Wondering what the best core exercises for cerebral palsy patients are?
Cerebral palsy describes a whole spectrum of different motor impairments at varying severities. As a result, no two children are going to experience cerebral palsy the same way. Some may be affected in the legs while others may be affected on one side or throughout their entire body.
This article will share a list of 8 core exercises for cerebral palsy patients, as well as suggestions to make the exercises easier or more challenging.
Core Exercises for Cerebral Palsy
A strong core is essential for good balance, posture, and overall health because it connects the upper and lower body.
Individuals with cerebral palsy and a weak core are more likely to experience difficulties with digestion, shortness of breath, and injury. Therefore, it’s essential to practice core exercises to minimize the risk of complications.
Below, we’ve provided 8 core exercises that can help individuals with cerebral palsy improve their mobility. Let’s get started.
1. Deep Breathing
Most people associate the diaphragm with respiratory function, but did you know that it also plays an important role in core stability?
The diaphragm is responsible for pressure changes in the trunk that influence posture, balance, and spine mobility.
Take a few deep breaths in and out. Did you notice how your core gets sucked in and out?
Deep breathing engages the diaphragm, abdominals, and intercostals (the muscles between your ribs). They all must work together to push air in and out of your lungs, which ultimately can help strengthen the core.
2. Trunk Twists
Trunk twists can help develop the sides of the core. There are multiple ways to perform trunks twists depending on what parts of the body are affected by cerebral palsy.
One way is to have your child lay flat on their back with their knees bent. Make sure that their shoulders stay flat and then tilt the knees to one side, hold, and then repeat to the other side.
This is a passive form of exercise, meaning that your child does not need to actively exert any energy because you‘re moving their body for them. However, encourage them to focus on the movement to promote cortical excitability in the brain.
Next, let’s go over a version of the trunk twist that requires more active participation from your child.
Have your child sit in a chair. Hold your child’s knees together and then have your child twist their upper body to the side, hold for 3-5 seconds, and then turn to the other side.
Crunches specifically target your abdominal muscles for better posture and balance.
Make sure your child has a padded mat below them or uses a stability ball to reduce friction against the tailbone.
Individuals can also practice side crunches. These are much easier. Have your child sit in a chair, raise their left arm in the air, and then tilt their body to the right.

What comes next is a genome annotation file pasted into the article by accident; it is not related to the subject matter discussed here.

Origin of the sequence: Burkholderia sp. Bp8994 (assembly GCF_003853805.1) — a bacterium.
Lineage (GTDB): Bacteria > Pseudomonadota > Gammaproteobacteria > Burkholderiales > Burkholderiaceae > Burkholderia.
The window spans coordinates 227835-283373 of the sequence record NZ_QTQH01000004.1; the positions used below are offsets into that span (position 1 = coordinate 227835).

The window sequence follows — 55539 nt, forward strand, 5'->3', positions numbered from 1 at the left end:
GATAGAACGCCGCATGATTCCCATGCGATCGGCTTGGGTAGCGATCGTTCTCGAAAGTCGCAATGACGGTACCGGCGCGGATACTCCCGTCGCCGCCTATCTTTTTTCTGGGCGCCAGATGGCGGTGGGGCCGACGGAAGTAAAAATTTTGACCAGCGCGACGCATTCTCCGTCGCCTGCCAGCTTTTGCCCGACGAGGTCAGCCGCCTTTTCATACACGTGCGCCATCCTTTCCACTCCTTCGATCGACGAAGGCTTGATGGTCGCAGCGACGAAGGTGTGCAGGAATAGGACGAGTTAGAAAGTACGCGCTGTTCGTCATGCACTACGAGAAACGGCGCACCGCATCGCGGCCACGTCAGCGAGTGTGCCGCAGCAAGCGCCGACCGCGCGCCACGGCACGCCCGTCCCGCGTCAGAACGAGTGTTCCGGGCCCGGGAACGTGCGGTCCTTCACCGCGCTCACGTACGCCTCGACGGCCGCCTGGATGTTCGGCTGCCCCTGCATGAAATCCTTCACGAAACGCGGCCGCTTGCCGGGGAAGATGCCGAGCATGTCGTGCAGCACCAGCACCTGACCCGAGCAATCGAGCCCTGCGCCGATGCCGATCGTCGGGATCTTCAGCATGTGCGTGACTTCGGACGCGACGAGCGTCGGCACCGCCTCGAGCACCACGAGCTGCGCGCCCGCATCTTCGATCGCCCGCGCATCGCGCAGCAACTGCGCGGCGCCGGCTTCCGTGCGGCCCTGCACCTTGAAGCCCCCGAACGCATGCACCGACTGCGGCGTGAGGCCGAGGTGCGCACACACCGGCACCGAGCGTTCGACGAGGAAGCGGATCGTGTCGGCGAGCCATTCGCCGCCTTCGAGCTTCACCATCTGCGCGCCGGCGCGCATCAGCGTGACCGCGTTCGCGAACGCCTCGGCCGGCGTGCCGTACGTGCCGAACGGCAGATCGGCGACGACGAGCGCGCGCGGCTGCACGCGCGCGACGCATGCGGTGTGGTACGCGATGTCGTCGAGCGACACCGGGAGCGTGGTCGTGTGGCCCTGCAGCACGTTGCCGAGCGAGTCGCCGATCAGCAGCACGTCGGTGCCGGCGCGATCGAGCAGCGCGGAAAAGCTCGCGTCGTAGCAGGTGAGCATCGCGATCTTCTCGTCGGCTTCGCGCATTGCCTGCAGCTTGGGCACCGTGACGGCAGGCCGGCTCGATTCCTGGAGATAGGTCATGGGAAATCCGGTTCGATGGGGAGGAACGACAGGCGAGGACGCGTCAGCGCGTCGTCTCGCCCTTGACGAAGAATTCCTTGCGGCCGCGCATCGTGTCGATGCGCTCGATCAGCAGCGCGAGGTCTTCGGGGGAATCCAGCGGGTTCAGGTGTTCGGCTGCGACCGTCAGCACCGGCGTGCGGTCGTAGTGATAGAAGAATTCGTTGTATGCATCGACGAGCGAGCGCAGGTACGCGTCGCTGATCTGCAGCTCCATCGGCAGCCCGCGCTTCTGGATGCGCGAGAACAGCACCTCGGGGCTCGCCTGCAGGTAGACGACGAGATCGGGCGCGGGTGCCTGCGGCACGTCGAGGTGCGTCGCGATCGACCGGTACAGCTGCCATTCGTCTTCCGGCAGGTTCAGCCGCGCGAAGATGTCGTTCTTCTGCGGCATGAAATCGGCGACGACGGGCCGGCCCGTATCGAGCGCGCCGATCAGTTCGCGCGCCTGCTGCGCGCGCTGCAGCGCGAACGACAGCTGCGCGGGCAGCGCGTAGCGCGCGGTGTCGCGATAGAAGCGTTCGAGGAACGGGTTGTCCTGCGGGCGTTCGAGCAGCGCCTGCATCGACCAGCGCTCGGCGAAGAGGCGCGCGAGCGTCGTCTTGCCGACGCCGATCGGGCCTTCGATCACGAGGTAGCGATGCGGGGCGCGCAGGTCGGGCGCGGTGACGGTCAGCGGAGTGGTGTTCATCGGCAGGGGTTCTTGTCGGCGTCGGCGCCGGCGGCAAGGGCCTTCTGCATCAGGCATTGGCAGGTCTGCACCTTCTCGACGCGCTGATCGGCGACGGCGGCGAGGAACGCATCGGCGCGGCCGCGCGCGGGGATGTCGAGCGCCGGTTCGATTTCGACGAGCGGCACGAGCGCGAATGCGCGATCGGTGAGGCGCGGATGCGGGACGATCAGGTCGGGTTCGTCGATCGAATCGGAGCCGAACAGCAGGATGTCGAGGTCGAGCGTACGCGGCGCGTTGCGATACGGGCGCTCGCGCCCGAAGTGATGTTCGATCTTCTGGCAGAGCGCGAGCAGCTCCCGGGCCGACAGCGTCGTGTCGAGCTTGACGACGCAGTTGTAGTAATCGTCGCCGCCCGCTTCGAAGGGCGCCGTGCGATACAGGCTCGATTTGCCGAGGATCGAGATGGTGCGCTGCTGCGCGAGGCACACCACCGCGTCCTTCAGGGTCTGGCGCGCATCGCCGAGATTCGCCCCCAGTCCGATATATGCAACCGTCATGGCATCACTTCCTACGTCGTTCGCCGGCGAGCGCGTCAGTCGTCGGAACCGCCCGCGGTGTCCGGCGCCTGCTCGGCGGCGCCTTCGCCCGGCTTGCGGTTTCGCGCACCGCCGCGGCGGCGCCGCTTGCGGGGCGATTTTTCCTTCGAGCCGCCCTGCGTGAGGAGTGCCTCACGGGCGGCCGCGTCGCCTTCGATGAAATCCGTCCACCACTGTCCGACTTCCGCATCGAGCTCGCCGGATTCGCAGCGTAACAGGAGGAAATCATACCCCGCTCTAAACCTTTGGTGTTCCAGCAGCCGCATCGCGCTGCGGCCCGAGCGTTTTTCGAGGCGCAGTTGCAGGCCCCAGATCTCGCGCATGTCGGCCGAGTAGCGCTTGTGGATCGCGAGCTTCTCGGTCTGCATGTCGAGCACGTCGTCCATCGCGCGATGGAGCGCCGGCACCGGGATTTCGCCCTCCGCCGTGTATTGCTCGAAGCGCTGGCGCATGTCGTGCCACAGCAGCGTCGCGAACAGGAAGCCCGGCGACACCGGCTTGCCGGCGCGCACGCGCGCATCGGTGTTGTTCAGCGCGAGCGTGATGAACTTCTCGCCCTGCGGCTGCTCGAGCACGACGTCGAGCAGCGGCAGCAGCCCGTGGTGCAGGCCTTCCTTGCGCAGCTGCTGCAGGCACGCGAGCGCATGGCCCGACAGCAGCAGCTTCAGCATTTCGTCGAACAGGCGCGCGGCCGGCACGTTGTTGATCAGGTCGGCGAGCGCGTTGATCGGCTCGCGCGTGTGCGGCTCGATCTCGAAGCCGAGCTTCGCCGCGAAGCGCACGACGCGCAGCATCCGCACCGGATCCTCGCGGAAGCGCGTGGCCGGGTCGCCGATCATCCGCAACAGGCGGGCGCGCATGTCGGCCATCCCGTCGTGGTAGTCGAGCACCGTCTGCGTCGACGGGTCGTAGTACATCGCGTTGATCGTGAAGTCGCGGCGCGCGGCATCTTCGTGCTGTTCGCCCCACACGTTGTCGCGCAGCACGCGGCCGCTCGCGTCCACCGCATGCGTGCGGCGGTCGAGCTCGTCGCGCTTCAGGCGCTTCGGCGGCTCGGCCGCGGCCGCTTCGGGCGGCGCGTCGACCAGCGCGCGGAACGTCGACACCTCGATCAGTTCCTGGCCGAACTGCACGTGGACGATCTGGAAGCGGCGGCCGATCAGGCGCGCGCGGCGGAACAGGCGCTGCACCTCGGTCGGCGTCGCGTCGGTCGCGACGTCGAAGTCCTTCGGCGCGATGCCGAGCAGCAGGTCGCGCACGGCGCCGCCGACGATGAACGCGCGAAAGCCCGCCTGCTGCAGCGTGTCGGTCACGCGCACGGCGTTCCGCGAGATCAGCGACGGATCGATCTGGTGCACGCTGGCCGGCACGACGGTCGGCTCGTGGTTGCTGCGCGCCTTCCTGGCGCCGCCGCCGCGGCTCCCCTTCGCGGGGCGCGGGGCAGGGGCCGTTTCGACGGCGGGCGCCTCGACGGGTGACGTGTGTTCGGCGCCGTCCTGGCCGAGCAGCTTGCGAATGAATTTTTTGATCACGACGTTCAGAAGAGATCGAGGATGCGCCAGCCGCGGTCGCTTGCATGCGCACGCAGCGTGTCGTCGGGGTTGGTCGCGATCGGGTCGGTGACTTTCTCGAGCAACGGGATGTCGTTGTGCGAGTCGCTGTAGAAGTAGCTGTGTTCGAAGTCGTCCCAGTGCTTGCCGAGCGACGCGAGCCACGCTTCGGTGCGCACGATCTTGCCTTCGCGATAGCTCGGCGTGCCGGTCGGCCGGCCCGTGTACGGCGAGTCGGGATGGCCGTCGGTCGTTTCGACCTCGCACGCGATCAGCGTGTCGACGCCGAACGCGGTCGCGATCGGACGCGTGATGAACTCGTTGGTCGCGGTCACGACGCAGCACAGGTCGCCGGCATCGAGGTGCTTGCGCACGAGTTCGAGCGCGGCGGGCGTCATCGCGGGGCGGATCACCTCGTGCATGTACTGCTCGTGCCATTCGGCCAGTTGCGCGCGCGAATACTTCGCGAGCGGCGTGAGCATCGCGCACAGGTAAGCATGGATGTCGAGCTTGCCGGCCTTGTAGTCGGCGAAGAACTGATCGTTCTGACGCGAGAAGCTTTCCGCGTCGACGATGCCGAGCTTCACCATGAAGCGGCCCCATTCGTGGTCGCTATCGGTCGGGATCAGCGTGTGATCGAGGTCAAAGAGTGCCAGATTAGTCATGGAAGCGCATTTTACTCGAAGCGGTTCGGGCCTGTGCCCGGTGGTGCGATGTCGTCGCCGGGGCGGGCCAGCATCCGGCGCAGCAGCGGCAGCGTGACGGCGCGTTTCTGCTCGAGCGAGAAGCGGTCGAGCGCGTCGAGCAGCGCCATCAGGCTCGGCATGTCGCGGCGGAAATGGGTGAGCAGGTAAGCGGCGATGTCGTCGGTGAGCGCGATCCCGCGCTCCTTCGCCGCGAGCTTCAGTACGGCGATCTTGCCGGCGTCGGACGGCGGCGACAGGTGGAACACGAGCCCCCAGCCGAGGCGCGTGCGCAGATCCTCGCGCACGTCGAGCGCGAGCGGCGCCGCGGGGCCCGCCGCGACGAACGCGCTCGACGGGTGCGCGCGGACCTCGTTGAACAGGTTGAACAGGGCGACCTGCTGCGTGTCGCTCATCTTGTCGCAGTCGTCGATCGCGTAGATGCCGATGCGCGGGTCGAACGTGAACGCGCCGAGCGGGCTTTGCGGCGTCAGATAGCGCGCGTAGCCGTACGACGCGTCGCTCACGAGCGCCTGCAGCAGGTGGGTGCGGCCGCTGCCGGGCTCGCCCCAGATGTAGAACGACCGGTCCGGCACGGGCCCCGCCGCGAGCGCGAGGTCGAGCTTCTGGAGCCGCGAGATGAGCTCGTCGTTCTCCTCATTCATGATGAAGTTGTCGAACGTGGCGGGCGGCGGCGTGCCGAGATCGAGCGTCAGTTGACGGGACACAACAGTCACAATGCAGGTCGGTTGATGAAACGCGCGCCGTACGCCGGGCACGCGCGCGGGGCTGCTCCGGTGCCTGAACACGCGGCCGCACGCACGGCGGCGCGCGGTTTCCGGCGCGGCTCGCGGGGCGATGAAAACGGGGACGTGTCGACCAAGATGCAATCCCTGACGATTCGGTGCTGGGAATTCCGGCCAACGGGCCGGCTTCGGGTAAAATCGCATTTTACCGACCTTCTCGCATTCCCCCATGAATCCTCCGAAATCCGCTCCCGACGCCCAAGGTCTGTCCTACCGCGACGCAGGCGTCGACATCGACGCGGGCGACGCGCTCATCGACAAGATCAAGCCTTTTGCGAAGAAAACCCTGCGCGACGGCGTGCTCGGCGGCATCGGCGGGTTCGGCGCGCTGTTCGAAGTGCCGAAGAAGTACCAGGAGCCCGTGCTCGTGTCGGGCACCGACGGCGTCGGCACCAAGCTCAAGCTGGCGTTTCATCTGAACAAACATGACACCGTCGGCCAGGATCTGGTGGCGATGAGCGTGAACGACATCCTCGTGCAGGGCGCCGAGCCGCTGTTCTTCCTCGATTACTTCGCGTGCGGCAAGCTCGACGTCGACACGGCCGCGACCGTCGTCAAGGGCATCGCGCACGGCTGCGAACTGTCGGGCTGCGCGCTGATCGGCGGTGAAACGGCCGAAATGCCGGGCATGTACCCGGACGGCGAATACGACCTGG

They should feel the stretch on their left side. Hold for 5-10 seconds, and then repeat with the right arm up and tilt to the left.
4. Knees to Chest
Have your child lay flat. Then, bend one knee and use the arms to help bring it to the chest.
Make sure that your child is not relying solely on their arms to keep the leg up. The leg should be engaged.
Another variation of this exercise is to tap the right elbow with the left knee and the left elbow with the right knee.
This creates more dynamic, twisting motions that will also work the sides of the trunk.
Once your child masters the form, encourage them to perform a certain amount of reps or to increase speed.
Planks engage the entire body, which makes them a very efficient full-body exercise.
Have your child get into a pushup position with the hands a little bit wider than shoulder-width apart and neck in alignment with the back. Their head should be facing down towards the ground.
If a regular plank is too difficult for your child, have them get on their knees instead of their toes, or on their forearms instead of their hands. This will reduce pressure and increase stability while strengthening the core.
Hold the position for 20-30 seconds, or as long as your child can.
Have your child lay on their back with knees bent and feet flat.
Make sure that their hands are by their side and that the palms are facing down.
Then, tell them to lift their butt up towards the ceiling. Their mid to lower back should be raised off the ground.
Have them hold for a few seconds and then lower themselves down.
Have your child lay on their stomach. Slowly grab their lower legs or feet and lift so that the lower body is in the air.
Then, have your child get onto their hands or forearms and lift the rest of the body up.
To make it more challenging, have your child move forward and backward a few steps.
8. Hula Hooping
Hula hooping is fun, so for many kids, it won’t feel like exercising at all.
The circular motions stimulate the core, but your child will be so distracted trying to keep the hula hoop from falling that they won’t realize how many repetitions they’re performing.
A weighted hula hoop will be easier to keep going for longer periods, while a lighter hula hoop will require more movements and energy.
Cerebral Palsy and Exercise
Cerebral palsy will affect the movements of every child a little differently, so be sure to adjust each exercise to your child’s individual abilities.
Core exercises for cerebral palsy patients should be challenging but also realistic.
If your child has very limited movement, have them sit on a stability ball for a few minutes. It will make them constantly move a little bit to maintain their center of gravity.
The video below will demonstrate some core exercises that your child may be able to practice if they are in a wheelchair.